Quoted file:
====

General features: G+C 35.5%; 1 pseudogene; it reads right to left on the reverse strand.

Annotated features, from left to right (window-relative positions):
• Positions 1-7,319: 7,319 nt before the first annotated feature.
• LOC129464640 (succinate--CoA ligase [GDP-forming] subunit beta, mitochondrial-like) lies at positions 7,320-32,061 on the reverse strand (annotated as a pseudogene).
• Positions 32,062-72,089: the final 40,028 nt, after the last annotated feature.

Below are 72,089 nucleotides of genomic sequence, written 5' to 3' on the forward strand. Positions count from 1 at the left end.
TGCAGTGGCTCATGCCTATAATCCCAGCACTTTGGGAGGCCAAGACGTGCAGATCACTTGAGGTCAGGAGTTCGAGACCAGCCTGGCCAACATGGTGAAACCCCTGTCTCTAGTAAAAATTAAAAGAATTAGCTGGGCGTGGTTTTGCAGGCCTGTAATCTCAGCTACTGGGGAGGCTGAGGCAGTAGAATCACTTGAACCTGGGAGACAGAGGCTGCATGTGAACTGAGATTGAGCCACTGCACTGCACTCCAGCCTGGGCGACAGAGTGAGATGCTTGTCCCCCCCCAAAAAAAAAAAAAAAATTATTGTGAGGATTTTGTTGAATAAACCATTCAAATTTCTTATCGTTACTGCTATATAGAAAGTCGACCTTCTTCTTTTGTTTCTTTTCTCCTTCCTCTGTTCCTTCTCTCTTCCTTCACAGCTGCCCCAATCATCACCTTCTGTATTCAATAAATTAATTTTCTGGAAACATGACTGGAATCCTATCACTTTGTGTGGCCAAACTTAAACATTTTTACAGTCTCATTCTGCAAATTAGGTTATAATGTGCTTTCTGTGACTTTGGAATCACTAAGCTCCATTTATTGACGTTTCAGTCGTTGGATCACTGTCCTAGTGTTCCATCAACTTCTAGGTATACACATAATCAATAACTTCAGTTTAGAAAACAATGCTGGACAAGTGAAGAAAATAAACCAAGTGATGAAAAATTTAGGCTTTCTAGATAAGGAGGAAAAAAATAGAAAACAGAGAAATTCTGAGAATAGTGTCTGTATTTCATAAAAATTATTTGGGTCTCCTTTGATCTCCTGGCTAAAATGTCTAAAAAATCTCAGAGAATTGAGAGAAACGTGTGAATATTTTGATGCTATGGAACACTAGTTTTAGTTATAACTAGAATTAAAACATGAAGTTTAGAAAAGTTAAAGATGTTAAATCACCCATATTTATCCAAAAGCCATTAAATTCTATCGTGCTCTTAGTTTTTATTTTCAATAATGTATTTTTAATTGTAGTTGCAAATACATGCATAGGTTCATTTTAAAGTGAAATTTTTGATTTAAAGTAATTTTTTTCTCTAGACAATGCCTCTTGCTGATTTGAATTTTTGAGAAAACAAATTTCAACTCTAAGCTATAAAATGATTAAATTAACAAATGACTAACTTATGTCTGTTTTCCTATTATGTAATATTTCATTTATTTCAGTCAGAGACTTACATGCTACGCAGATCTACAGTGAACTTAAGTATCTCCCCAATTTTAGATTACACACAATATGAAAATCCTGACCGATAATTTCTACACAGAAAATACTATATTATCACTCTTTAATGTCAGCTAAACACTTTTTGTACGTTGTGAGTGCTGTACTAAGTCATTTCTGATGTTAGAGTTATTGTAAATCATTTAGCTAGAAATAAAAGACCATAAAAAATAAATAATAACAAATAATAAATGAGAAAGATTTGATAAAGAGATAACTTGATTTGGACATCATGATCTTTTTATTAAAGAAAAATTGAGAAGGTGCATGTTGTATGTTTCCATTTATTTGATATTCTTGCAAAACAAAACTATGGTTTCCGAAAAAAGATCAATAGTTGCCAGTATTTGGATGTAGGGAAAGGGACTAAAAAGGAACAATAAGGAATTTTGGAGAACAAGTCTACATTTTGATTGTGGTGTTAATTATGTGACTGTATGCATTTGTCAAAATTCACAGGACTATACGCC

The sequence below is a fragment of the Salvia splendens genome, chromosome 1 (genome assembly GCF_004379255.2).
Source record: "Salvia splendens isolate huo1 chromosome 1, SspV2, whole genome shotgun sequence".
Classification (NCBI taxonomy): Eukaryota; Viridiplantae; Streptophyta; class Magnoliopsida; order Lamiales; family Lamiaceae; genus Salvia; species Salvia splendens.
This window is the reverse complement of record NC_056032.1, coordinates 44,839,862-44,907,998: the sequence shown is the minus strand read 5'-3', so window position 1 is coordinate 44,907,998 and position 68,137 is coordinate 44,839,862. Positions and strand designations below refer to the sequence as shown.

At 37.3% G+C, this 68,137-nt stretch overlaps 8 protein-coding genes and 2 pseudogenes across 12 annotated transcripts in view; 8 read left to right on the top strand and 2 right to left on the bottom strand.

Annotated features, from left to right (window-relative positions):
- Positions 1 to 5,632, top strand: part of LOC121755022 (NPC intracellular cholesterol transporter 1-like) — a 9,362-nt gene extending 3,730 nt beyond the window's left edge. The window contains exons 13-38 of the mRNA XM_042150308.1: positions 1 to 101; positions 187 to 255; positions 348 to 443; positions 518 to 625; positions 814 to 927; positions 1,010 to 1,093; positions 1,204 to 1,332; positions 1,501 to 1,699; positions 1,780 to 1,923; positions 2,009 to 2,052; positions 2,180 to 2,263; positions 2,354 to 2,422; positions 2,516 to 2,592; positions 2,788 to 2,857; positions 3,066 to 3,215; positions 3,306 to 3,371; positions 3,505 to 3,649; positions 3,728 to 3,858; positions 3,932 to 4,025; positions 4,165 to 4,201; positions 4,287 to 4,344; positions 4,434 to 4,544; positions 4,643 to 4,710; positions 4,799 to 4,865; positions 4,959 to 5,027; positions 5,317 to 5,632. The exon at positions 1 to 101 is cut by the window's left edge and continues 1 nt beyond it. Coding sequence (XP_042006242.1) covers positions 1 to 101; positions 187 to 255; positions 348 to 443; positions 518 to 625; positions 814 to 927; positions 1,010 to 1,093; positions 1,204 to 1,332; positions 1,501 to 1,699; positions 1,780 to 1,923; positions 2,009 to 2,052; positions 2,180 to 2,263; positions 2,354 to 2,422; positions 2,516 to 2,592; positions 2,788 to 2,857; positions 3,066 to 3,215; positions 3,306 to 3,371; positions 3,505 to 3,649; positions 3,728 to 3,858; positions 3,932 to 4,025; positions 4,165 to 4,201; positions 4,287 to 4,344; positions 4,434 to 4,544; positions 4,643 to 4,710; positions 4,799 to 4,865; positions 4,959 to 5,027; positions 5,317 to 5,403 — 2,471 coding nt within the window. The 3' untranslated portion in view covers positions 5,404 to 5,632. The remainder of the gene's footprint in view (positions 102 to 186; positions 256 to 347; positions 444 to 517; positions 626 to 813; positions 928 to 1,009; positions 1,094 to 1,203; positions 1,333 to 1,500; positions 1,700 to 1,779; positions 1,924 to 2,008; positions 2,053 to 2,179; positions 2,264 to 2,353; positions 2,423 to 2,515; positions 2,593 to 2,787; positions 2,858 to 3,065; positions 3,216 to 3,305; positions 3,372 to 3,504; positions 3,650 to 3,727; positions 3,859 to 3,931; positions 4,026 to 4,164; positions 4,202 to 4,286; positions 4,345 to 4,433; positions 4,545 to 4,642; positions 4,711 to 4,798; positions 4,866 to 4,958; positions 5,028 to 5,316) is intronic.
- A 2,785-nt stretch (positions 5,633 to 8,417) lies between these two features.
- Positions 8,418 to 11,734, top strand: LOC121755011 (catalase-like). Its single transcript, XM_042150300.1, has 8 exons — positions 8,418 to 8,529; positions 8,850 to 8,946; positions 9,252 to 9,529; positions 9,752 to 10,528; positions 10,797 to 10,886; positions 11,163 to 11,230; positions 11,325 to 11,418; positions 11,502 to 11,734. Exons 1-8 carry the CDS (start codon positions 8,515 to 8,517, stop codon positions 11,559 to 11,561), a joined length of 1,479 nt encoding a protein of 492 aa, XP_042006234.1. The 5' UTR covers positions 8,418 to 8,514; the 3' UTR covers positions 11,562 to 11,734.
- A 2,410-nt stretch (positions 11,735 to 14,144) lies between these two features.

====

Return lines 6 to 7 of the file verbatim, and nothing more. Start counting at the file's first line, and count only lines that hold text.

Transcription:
Below are 72,089 nucleotides of genomic sequence, written 5' to 3' on the forward strand. Positions count from 1 at the left end.
TGCAGTGGCTCATGCCTATAATCCCAGCACTTTGGGAGGCCAAGACGTGCAGATCACTTGAGGTCAGGAGTTCGAGACCAGCCTGGCCAACATGGTGAAACCCCTGTCTCTAGTAAAAATTAAAAGAATTAGCTGGGCGTGGTTTTGCAGGCCTGTAATCTCAGCTACTGGGGAGGCTGAGGCAGTAGAATCACTTGAACCTGGGAGACAGAGGCTGCATGTGAACTGAGATTGAGCCACTGCACTGCACTCCAGCCTGGGCGACAGAGTGAGATGCTTGTCCCCCCCCAAAAAAAAAAAAAAAATTATTGTGAGGATTTTGTTGAATAAACCATTCAAATTTCTTATCGTTACTGCTATATAGAAAGTCGACCTTCTTCTTTTGTTTCTTTTCTCCTTCCTCTGTTCCTTCTCTCTTCCTTCACAGCTGCCCCAATCATCACCTTCTGTATTCAATAAATTAATTTTCTGGAAACATGACTGGAATCCTATCACTTTGTGTGGCCAAACTTAAACATTTTTACAGTCTCATTCTGCAAATTAGGTTATAATGTGCTTTCTGTGACTTTGGAATCACTAAGCTCCATTTATTGACGTTTCAGTCGTTGGATCACTGTCCTAGTGTTCCATCAACTTCTAGGTATACACATAATCAATAACTTCAGTTTAGAAAACAATGCTGGACAAGTGAAGAAAATAAACCAAGTGATGAAAAATTTAGGCTTTCTAGATAAGGAGGAAAAAAATAGAAAACAGAGAAATTCTGAGAATAGTGTCTGTATTTCATAAAAATTATTTGGGTCTCCTTTGATCTCCTGGCTAAAATGTCTAAAAAATCTCAGAGAATTGAGAGAAACGTGTGAATATTTTGATGCTATGGAACACTAGTTTTAGTTATAACTAGAATTAAAACATGAAGTTTAGAAAAGTTAAAGATGTTAAATCACCCATATTTATCCAAAAGCCATTAAATTCTATCGTGCTCTTAGTTTTTATTTTCAATAATGTATTTTTAATTGTAGTTGCAAATACATGCATAGGTTCATTTTAAAGTGAAATTTTTGATTTAAAGTAATTTTTTTCTCTAGACAATGCCTCTTGCTGATTTGAATTTTTGAGAAAACAAATTTCAACTCTAAGCTATAAAATGATTAAATTAACAAATGACTAACTTATGTCTGTTTTCCTATTATGTAATATTTCATTTATTTCAGTCAGAGACTTACATGCTACGCAGATCTACAGTGAACTTAAGTATCTCCCCAATTTTAGATTACACACAATATGAAAATCCTGACCGATAATTTCTACACAGAAAATACTATATTATCACTCTTTAATGTCAGCTAAACACTTTTTGTACGTTGTGAGTGCTGTACTAAGTCATTTCTGATGTTAGAGTTATTGTAAATCATTTAGCTAGAAATAAAAGACCATAAAAAATAAATAATAACAAATAATAAATGAGAAAGATTTGATAAAGAGATAACTTGATTTGGACATCATGATCTTTTTATTAAAGAAAAATTGAGAAGGTGCATGTTGTATGTTTCCATTTATTTGATATTCTTGCAAAACAAAACTATGGTTTCCGAAAAAAGATCAATAGTTGCCAGTATTTGGATGTAGGGAAAGGGACTAAAAAGGAACAATAAGGAATTTTGGAGAACAAGTCTACATTTTGATTGTGGTGTTAATTATGTGACTGTATGCATTTGTCAAAATTCACAGGACTATACGCC